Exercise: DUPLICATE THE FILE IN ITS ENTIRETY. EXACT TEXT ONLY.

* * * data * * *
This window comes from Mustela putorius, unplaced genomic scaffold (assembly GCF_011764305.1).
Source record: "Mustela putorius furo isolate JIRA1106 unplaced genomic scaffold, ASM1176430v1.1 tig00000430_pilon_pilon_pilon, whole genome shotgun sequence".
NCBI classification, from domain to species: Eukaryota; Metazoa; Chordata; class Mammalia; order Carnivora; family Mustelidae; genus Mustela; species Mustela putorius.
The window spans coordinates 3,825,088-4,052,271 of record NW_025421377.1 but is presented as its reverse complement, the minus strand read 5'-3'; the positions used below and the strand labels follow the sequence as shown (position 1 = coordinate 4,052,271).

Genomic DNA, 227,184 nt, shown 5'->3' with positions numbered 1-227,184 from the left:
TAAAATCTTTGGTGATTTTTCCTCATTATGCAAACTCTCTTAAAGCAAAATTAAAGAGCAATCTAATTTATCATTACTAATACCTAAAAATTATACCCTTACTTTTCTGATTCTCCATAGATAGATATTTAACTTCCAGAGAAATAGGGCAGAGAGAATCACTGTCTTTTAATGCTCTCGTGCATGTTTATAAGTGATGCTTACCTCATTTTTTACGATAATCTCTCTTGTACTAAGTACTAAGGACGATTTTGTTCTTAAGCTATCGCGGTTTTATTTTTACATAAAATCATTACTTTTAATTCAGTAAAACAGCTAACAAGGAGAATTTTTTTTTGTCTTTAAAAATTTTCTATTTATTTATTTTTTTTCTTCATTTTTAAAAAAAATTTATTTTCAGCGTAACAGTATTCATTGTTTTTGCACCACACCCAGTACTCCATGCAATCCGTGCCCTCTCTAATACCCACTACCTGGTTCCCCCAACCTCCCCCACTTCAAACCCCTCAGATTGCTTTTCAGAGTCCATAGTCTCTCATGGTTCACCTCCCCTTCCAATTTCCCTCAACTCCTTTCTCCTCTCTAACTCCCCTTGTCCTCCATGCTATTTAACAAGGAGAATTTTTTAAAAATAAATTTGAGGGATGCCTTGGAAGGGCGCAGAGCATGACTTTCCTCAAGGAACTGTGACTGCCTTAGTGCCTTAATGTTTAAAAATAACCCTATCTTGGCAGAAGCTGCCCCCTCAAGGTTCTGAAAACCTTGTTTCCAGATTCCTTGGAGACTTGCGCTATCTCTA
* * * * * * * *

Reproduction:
This window comes from Mustela putorius, unplaced genomic scaffold (assembly GCF_011764305.1).
Source record: "Mustela putorius furo isolate JIRA1106 unplaced genomic scaffold, ASM1176430v1.1 tig00000430_pilon_pilon_pilon, whole genome shotgun sequence".
NCBI classification, from domain to species: Eukaryota; Metazoa; Chordata; class Mammalia; order Carnivora; family Mustelidae; genus Mustela; species Mustela putorius.
The window spans coordinates 3,825,088-4,052,271 of record NW_025421377.1 but is presented as its reverse complement, the minus strand read 5'-3'; the positions used below and the strand labels follow the sequence as shown (position 1 = coordinate 4,052,271).

Genomic DNA, 227,184 nt, shown 5'->3' with positions numbered 1-227,184 from the left:
TAAAATCTTTGGTGATTTTTCCTCATTATGCAAACTCTCTTAAAGCAAAATTAAAGAGCAATCTAATTTATCATTACTAATACCTAAAAATTATACCCTTACTTTTCTGATTCTCCATAGATAGATATTTAACTTCCAGAGAAATAGGGCAGAGAGAATCACTGTCTTTTAATGCTCTCGTGCATGTTTATAAGTGATGCTTACCTCATTTTTTACGATAATCTCTCTTGTACTAAGTACTAAGGACGATTTTGTTCTTAAGCTATCGCGGTTTTATTTTTACATAAAATCATTACTTTTAATTCAGTAAAACAGCTAACAAGGAGAATTTTTTTTTGTCTTTAAAAATTTTCTATTTATTTATTTTTTTTCTTCATTTTTAAAAAAAATTTATTTTCAGCGTAACAGTATTCATTGTTTTTGCACCACACCCAGTACTCCATGCAATCCGTGCCCTCTCTAATACCCACTACCTGGTTCCCCCAACCTCCCCCACTTCAAACCCCTCAGATTGCTTTTCAGAGTCCATAGTCTCTCATGGTTCACCTCCCCTTCCAATTTCCCTCAACTCCTTTCTCCTCTCTAACTCCCCTTGTCCTCCATGCTATTTAACAAGGAGAATTTTTTAAAAATAAATTTGAGGGATGCCTTGGAAGGGCGCAGAGCATGACTTTCCTCAAGGAACTGTGACTGCCTTAGTGCCTTAATGTTTAAAAATAACCCTATCTTGGCAGAAGCTGCCCCCTCAAGGTTCTGAAAACCTTGTTTCCAGATTCCTTGGAGACTTGCGCTATCTCTA